One of the great success stories of the last decade in aviation has been the development of winglets, an Aviation Partners success. Now factory installed on virtually all Boeing 737s, these devices are becoming ubiquitous with “modern” commercial aircraft and are often thought of by the public as differentiating a newer model from an older aircraft.The “conventional wisdom” in the industry is that winglets significantly increase fuel economy, and provide about a 5% benefit in fuel economy for aircraft that utilize them. The reality is that those benefits occur only in specific high altitude flight regimes, and that a more realistic average fuel savings benefit, for typical domestic operations, is about 0.5%.
The reality certainly doesn’t match the hype, and even Airbus will soon be offering “sharkets” on its A320 because competitively its airplanes, despite being more efficient with their small wingtip fences for most flight regimes, don’t look like the new Boeing’s.
So why is everyone installing winglets on their aircraft? Hype, and not fully analyzing the advantages and disadvantages associated with them.
Winglets change the operational characteristics of an aircraft, and while they operate well at high altitude, above FL390, they require a slower climb to be as efficient as a non-winglet equipped aircraft in that regime. As soon as you speed up during climb, the fuel efficiency advantages of a winglet equipped aircraft turn negative, and rather than climbing at 330 knots after 10,001 feet, a winglet equipped aircraft needs to climb at 250 knots at FL100, 260-270 knots at FL150, 270-280 knots at FL180 to match climb fuel economy of a non-winglet equipped aircraft.
While more efficient at high altitude, for many flights on the US east coast and west coast, where heavy traffic areas exist, a flight may not get above FL270, and never reach the altitude at which the efficiency of winglets kicks in. And at those lower altitudes, cruising at more than M0.71 will result in an increase in fuel consumption because of the weight of the winglets and parasitic drag.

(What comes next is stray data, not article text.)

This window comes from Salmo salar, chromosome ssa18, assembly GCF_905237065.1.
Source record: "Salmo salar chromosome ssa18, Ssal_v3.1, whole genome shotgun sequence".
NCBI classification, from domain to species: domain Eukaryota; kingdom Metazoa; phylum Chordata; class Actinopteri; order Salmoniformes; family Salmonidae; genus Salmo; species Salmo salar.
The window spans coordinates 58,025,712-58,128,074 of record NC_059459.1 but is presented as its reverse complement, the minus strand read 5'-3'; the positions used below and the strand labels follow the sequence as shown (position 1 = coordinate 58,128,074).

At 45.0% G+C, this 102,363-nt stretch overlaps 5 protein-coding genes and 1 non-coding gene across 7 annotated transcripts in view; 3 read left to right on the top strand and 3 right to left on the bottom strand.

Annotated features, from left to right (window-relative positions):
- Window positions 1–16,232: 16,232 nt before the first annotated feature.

Airlines operating aircraft in a mixed fleet of winglet equipped and non-winglet equipped aircraft need to modify their operational speeds to maximize efficiency as well as procedures, as aircraft that are winglet equipped handle differently than those without winglets. This can be particularly important on landing, particularly on wet or snowy runways.
Winglets add lift to the wings, which results in faster speeds for the aircraft in ground effect. While jets typically increase speed by 7-8 knots in ground effect, winglets exacerbate that process, with speed increases of 10-12 knots once power is off. Without different operating procedures, it is easier to overrun a runway in a winglet equipped aircraft than one without winglets, as the speed change in ground effect can increase landing distances. And because winglets generate additional lift, the effectiveness of braking can be minimized unless pilots pull back on the yoke to firmly transfer weight from the nose wheel to the main gear and wings, which is not a part of normal operating procedures at many airlines. The potential for a runway overrun is more significant with a winglet equipped aircraft unless operational procedures are modified, as evidence by a couple of recent events.
In addition, winglets add weight to the wingtips of an aircraft, more than 1,000 pounds for a typical Boeing. This has an impact on the strength of the wing, effectively weakening wing torsional rigidity and introducing aeroelastic issues that must be compensated for, currently accomplished by the installation of about 100 pounds of depleted uranium in the leading edge to reduce the twist on the wing generated by the winglet installation. A basic 737 has a high gust tolerance, well in excess of regulatory standards, but one modified with winglets will lose much of that margin above regulatory requirements.
A rule of thumb for most aircraft is that its cost is about 3% of any additional weight carried in fuel each hour. For a winglet equipped aircraft, operating on short-haul routes with virtually no fuel efficiency benefit, a winglet equipped aircraft could, depending on operating procedures, have a negative, rather than positive, impact on fuel economy.
If you don’t believe the numbers, run a flight plan for a short-haul flight that doesn’t go above FL330 for a winglet and non-winglet equipped aircraft. The fuel differential will be about 0.5% better, not the 5% commonly repeated by pundits in the industry.
The position we take is not unique. Russian aerospace, for whom winglets are not a new technology or idea, have decided not to use them on the Sukhoi SuperJet or on the forthcoming MC-21.
The reality is that the payback for winglets will take about 10 times longer than marketing brochures would imply, unless all your flights are long-haul operations operating above FL390. For Air New Zealand’s 767s, winglets make perfect sense for their long-haul operations. For short-haul domestic operations, one must question the payback of winglets, which certainly isn’t going to be quick with a 0.5% fuel benefit. We wonder whether taking on 1,000 pounds of revenue belly cargo, rather than saving 0.5% of fuel with winglets, might generate a better economic result for an airline.